From Fells to Fjords

A Mountain Path, Sandwick, Ullswater by Alfred Heaton Cooper Ennerdale Water by Alfred Heaton Cooper Hardanger Fjord by Alfred Heaton Cooper

Heaton Cooper Studio in the beautiful Lake District village of Grasmere, has a new exhibition until 12 June revealing how Scandinavian influence has impacted on the culture of northern England, specifically the Lakes.

From Fells to Fjords illustrates how the Scandinavian landscape inspired Lake District artist Alfred Heaton Cooper

One artist par excellence explored the profound cultural similarities and connections in his art over several decades. In his quest for discovery Alfred Heaton Cooper (1863-1929) journeyed from his home in the Lake District throughout Denmark, Sweden and Norway, reaching as far as Arctic Lapland. Heaton Cooper documented the landscapes, buildings and people he encountered along the way, noting the parallels between Lakeland and Scandinavian lives and landscapes.

From Fells to Fjords celebrates Heaton Cooper‘s artwork at the studio he founded in the heart of the Lakes, in Grasmere

Heaton Cooper loved Northern Europe so much that he shipped an entire log cabin from Norway to Coniston where he used it as his first studio! Realising later that there were more visitors to Ambleside, he then relocated the cabin again – it stands to this day on the approach to the town where it now houses The Log House restaurant.

The artist and his dynasty moved to Grasmere, where the Heaton Cooper Studio’s new Archive Gallery provides a centre for landscape interpretation and is one of the most significant cultural tourist attractions in the North of England.

While the Heaton Cooper Studio carries permanent exhibitions of artwork by Alfred, his son William Heaton Cooper, daughter-in-law Ophelia Gordon Bell, and other members of the family, this new show concentrates on the intriguing Scandinavian connection between the fjords and the fells.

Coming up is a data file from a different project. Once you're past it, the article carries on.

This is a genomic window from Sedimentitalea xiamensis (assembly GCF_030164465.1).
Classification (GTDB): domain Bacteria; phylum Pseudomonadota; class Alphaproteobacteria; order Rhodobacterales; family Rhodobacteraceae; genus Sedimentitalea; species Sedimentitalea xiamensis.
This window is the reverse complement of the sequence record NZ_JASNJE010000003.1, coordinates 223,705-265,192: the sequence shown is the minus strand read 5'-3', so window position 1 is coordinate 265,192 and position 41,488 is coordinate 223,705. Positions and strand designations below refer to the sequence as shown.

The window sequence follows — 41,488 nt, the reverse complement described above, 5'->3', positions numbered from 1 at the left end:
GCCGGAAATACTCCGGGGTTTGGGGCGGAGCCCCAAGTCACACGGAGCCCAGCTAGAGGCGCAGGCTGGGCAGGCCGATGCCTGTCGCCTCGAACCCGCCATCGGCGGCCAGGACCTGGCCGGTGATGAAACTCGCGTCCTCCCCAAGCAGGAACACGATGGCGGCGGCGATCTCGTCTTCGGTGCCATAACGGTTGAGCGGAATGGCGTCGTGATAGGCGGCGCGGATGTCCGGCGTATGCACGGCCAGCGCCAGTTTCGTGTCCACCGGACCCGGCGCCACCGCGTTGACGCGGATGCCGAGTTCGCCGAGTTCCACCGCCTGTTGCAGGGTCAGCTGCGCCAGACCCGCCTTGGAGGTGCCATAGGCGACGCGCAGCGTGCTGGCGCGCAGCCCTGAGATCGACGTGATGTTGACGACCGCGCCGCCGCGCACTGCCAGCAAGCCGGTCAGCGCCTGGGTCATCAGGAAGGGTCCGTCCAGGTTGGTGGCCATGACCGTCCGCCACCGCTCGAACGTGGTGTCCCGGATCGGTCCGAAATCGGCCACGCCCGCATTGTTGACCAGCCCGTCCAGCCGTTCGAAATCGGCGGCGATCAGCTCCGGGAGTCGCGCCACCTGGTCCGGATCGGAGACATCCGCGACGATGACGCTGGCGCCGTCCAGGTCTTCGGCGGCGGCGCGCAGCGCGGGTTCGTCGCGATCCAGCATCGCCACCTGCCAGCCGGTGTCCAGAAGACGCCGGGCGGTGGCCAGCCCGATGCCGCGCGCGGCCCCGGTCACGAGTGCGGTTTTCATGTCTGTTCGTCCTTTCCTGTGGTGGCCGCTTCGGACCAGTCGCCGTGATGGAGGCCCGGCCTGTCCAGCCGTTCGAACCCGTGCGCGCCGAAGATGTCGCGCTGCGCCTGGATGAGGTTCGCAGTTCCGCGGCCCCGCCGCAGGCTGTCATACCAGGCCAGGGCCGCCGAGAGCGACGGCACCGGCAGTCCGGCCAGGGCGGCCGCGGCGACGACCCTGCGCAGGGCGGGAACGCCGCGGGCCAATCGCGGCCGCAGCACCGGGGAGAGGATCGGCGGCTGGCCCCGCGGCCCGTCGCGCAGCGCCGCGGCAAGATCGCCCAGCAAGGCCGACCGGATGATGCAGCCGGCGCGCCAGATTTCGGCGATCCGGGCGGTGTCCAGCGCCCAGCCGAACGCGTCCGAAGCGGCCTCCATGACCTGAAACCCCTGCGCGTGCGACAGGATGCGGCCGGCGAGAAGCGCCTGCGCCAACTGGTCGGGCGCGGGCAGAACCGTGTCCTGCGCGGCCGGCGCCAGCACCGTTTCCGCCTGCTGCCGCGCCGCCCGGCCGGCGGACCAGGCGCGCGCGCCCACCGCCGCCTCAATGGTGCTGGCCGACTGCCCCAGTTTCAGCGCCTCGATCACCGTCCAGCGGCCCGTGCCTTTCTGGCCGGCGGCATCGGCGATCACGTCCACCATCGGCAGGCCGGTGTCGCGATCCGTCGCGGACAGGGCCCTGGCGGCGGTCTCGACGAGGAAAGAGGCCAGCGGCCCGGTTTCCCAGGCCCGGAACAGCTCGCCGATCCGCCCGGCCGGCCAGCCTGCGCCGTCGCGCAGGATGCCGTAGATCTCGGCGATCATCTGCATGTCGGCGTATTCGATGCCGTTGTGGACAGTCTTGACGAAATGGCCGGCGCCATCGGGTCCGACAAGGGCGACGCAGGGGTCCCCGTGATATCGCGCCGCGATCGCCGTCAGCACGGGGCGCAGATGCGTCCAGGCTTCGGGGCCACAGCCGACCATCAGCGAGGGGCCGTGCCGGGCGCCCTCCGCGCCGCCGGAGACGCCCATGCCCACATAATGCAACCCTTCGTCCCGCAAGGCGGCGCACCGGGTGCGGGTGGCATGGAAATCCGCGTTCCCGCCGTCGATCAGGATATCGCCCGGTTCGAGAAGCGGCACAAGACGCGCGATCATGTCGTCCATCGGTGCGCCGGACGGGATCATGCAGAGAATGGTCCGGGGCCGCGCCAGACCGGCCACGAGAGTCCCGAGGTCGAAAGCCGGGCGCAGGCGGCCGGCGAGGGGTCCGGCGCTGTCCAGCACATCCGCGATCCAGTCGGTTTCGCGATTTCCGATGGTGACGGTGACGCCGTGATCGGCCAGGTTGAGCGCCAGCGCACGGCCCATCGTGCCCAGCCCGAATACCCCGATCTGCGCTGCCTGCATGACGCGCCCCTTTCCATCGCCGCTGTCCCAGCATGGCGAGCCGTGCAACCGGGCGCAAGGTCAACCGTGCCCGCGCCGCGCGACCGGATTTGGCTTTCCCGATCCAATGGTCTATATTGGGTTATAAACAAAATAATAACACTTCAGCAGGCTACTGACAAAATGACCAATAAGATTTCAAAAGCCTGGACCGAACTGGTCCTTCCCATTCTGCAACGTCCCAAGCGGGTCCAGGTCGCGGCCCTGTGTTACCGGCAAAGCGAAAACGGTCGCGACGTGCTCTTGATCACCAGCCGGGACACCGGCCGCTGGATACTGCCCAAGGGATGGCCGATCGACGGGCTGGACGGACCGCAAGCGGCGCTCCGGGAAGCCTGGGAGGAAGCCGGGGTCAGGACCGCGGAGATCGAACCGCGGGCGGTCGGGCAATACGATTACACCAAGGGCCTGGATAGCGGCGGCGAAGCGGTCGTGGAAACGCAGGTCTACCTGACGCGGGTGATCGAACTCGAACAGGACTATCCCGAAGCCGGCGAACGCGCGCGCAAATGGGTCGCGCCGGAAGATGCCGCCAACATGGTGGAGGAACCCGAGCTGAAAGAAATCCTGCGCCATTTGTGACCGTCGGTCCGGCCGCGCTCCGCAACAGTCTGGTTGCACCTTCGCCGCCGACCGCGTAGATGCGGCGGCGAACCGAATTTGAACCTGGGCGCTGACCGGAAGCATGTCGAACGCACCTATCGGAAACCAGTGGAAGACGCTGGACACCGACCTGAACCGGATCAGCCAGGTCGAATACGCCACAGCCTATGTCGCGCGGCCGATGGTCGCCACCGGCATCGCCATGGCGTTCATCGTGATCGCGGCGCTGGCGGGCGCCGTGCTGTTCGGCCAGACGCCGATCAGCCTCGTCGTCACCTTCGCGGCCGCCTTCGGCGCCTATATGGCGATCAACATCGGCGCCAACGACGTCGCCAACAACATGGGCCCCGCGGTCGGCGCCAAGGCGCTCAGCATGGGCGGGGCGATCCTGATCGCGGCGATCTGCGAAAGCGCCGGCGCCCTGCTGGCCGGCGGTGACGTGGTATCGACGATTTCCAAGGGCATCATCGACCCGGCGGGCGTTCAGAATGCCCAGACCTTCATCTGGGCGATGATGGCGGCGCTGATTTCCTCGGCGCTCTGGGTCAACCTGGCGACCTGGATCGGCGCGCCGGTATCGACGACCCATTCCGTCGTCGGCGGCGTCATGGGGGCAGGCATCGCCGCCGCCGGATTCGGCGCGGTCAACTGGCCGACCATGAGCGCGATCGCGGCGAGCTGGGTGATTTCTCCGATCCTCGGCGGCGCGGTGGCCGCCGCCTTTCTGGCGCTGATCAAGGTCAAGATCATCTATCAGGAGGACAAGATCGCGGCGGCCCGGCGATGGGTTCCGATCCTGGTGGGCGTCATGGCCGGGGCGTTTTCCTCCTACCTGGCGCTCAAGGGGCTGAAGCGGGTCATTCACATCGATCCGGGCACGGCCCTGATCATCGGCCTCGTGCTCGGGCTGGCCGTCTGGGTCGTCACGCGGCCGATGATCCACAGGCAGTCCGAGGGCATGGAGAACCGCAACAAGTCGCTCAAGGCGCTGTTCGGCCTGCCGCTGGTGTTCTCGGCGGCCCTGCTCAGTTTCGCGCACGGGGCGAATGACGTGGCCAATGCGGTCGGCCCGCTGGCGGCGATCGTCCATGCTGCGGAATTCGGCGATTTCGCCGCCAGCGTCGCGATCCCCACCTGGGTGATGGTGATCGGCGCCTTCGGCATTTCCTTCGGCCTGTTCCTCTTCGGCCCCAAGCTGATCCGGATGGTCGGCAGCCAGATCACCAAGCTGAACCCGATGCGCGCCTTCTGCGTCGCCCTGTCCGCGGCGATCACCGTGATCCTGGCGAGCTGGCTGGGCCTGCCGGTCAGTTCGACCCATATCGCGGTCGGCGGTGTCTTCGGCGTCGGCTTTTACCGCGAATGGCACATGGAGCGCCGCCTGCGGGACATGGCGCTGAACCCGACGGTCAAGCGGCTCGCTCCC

Highlighting Alfred Heaton Cooper’s artistic process from sketchbook drawings to finished paintings and colour plates, From Fells to Fjords is a fascinating insight into Scandinavian life and landscape in the period from 1890 to 1927

These artistic insights were used to illustrate a series of guidebooks, The Norwegian Fjords, Norway, Sweden and Denmark, published by A&C Blacks from 1905 to 1927. The exhibition will also carry a wealth of material – drawings, watercolours and oils – used to illustrate Heaton Cooper’s two masterly and classic books, The English Lakes published in 1905, and Wild Lakeland published in 1922.

Pillar Rock by Alfred Heaton Cooper
Pillar Rock by Alfred Heaton Cooper

// A Scandinavian Adventure

Alfred Heaton Cooper set off to the Norwegian fjords determined to make his living selling landscape pictures to the well heeled European tourists who were visiting in greater numbers. He became fascinated by the rural peasant life of the people of the Sogne and Hardanger regions. After extensive study he wrote and illustrated a guide book to the fjords.

Heaton Cooper married a local girl and built a studio beside the fjord at Balestrand, which stands today and is known still as Cooperhus. Unable to make an adequate living in Norway, he tried to arrange matters so that he could live partly there and partly in England, where he returned with his bride in 1894, settling first back in Bolton, then Southport and finally the Lake District, where wealthy tourists promised a better livelihood.

// Norse Heritage

It was in the tenth century that Norse people who had originally settled in Ireland came to the Lake District to escape political turmoil, constructing monuments such as crosses and earthworks marking significant places.

It’s possible to identify where Norse people lived because of local place names, for example names ending in –by, such as Ireby, mean village; and those ending in –thwaite, like Satterthwaite, mean clearing. Other words with a Norse origin are beck which means stream; dale which means valley; fell which means hill or mountain; gill which means ravine.

The name Windermere, England’s largest lake, comes from the Scandinavian for ‘lake of a man called Vinandr’

And the iconic Herdwick breed of sheep, now considered native to the Lake District, is thought to have originated from Scandinavia. The word “Herdwyck”, meaning sheep pasture, is recorded in documents going back to the 12th century. Herdwick sheep are the most hardy of all Britain’s breeds of hill sheep, grazing the central and western dales of the Lake District.

From Fells to Fjords runs at Heaton Cooper Studio, in Grasmere, from April 28 until June 12

To enjoy this Lakes Culture event and much more, book your break in the Lake District here